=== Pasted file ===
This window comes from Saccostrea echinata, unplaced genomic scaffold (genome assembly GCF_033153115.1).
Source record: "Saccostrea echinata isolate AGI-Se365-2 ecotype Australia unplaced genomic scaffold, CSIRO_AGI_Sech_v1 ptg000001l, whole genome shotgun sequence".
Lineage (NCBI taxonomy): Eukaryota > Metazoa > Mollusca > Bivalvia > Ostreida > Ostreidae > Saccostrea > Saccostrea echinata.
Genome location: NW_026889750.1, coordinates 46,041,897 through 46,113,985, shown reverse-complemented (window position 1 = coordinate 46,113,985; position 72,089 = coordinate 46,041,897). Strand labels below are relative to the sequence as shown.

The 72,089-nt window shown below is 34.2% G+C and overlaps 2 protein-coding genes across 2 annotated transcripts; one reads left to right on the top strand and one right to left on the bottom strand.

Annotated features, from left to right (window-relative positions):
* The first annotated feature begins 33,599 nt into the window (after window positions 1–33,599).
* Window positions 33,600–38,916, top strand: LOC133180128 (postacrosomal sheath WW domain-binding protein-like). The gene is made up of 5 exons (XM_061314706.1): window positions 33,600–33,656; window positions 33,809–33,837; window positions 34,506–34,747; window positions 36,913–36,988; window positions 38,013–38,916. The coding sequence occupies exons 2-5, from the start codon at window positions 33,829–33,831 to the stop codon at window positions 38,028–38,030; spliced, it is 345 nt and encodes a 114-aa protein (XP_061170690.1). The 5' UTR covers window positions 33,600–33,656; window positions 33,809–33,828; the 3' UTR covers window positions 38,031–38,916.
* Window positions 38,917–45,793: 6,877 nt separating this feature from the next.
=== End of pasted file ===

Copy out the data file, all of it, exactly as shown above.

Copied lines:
This window comes from Saccostrea echinata, unplaced genomic scaffold (genome assembly GCF_033153115.1).
Source record: "Saccostrea echinata isolate AGI-Se365-2 ecotype Australia unplaced genomic scaffold, CSIRO_AGI_Sech_v1 ptg000001l, whole genome shotgun sequence".
Lineage (NCBI taxonomy): Eukaryota > Metazoa > Mollusca > Bivalvia > Ostreida > Ostreidae > Saccostrea > Saccostrea echinata.
Genome location: NW_026889750.1, coordinates 46,041,897 through 46,113,985, shown reverse-complemented (window position 1 = coordinate 46,113,985; position 72,089 = coordinate 46,041,897). Strand labels below are relative to the sequence as shown.

The 72,089-nt window shown below is 34.2% G+C and overlaps 2 protein-coding genes across 2 annotated transcripts; one reads left to right on the top strand and one right to left on the bottom strand.

Annotated features, from left to right (window-relative positions):
* The first annotated feature begins 33,599 nt into the window (after window positions 1–33,599).
* Window positions 33,600–38,916, top strand: LOC133180128 (postacrosomal sheath WW domain-binding protein-like). The gene is made up of 5 exons (XM_061314706.1): window positions 33,600–33,656; window positions 33,809–33,837; window positions 34,506–34,747; window positions 36,913–36,988; window positions 38,013–38,916. The coding sequence occupies exons 2-5, from the start codon at window positions 33,829–33,831 to the stop codon at window positions 38,028–38,030; spliced, it is 345 nt and encodes a 114-aa protein (XP_061170690.1). The 5' UTR covers window positions 33,600–33,656; window positions 33,809–33,828; the 3' UTR covers window positions 38,031–38,916.
* Window positions 38,917–45,793: 6,877 nt separating this feature from the next.